I, as a directly elected spokesperson of the Tibetans in exile, stress here again that there will be no changes in what His Holiness the Dalai Lama publicly declared in 1992 that the administration of Tibet will be undertaken by the Tibetans in Tibet and that no one from exile would hope for power and rights once the Tibetan issue is peacefully resolved through negotiations.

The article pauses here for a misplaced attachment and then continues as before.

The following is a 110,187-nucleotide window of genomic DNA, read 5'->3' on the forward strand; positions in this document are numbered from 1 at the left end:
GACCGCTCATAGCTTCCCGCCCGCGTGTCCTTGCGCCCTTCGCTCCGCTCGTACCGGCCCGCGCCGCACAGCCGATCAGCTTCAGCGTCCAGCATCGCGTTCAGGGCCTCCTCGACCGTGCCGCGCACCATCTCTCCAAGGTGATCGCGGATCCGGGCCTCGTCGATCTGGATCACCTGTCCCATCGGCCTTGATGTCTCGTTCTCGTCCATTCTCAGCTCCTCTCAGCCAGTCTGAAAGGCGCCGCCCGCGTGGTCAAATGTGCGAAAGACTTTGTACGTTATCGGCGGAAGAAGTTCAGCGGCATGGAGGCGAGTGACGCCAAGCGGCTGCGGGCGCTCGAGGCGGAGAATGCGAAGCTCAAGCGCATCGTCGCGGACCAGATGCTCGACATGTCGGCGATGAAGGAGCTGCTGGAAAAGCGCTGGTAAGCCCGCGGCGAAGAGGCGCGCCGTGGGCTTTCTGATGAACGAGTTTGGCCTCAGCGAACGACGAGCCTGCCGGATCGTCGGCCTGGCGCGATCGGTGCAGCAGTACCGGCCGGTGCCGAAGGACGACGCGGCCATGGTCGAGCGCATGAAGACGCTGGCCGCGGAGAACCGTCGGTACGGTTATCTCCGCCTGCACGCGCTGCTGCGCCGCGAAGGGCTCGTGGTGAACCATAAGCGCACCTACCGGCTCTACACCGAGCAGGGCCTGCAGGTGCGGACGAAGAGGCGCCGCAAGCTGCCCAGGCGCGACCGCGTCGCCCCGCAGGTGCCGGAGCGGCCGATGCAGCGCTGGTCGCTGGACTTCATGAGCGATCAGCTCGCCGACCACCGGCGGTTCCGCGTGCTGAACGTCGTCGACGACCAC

Considering that there is a limit to the patience of the Tibetans and the fact that obstacles could be created by those who are opposed to a negotiated settlement, I would like to once again urge the Chinese leadership to make use of the good opportunity and the conditions available at their disposal to begin at the earliest opportunity substantive negotiations for resolving the issue of Tibet.
Finally I pray for the long life of His Holiness the Dalai Lama and an immediate resolution of the just cause of Tibet.
The Kashag, 10 March 2004
N.B. Translated from the Tibetan.